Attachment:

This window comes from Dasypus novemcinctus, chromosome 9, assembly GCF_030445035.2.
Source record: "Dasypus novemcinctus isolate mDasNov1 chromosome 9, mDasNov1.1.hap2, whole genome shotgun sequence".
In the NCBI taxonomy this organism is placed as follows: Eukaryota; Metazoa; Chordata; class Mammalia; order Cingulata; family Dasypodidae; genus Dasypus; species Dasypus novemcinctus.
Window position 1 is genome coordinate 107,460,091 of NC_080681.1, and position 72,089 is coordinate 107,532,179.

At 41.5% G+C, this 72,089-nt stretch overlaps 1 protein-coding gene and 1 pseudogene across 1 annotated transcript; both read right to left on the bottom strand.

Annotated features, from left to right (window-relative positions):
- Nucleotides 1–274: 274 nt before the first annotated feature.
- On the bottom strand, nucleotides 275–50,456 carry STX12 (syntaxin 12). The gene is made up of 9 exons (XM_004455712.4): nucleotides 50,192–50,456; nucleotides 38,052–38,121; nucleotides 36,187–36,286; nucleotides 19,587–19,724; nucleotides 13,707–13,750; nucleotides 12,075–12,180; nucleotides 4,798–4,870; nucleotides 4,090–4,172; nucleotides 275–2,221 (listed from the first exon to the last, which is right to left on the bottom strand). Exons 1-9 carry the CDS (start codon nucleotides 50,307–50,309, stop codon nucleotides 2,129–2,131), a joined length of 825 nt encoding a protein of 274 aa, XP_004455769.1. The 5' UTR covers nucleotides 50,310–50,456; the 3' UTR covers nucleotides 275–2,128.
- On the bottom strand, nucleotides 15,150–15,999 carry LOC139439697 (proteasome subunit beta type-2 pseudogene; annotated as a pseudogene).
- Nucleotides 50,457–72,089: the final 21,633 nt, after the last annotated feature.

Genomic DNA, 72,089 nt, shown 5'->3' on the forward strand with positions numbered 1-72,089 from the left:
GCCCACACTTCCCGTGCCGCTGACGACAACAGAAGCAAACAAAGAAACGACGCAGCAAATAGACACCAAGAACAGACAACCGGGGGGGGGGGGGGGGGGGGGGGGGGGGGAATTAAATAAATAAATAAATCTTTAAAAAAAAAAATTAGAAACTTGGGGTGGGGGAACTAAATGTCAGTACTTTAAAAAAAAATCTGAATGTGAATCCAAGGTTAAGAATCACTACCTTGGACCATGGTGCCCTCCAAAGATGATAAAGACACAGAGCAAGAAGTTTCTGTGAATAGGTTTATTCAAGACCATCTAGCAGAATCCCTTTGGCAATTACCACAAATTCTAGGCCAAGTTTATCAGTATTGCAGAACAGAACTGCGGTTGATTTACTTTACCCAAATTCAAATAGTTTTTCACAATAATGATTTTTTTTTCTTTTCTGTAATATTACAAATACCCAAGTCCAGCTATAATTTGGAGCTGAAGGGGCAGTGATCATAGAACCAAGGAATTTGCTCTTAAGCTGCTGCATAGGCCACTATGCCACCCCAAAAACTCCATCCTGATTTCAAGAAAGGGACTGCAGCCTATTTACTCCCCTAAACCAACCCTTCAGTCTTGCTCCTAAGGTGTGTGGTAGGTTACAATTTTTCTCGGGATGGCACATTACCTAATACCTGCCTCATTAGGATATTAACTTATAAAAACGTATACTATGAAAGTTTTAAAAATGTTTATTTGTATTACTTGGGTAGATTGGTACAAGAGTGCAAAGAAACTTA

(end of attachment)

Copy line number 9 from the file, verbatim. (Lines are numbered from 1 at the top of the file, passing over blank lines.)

- On the bottom strand, nucleotides 15,150–15,999 carry LOC139439697 (proteasome subunit beta type-2 pseudogene; annotated as a pseudogene).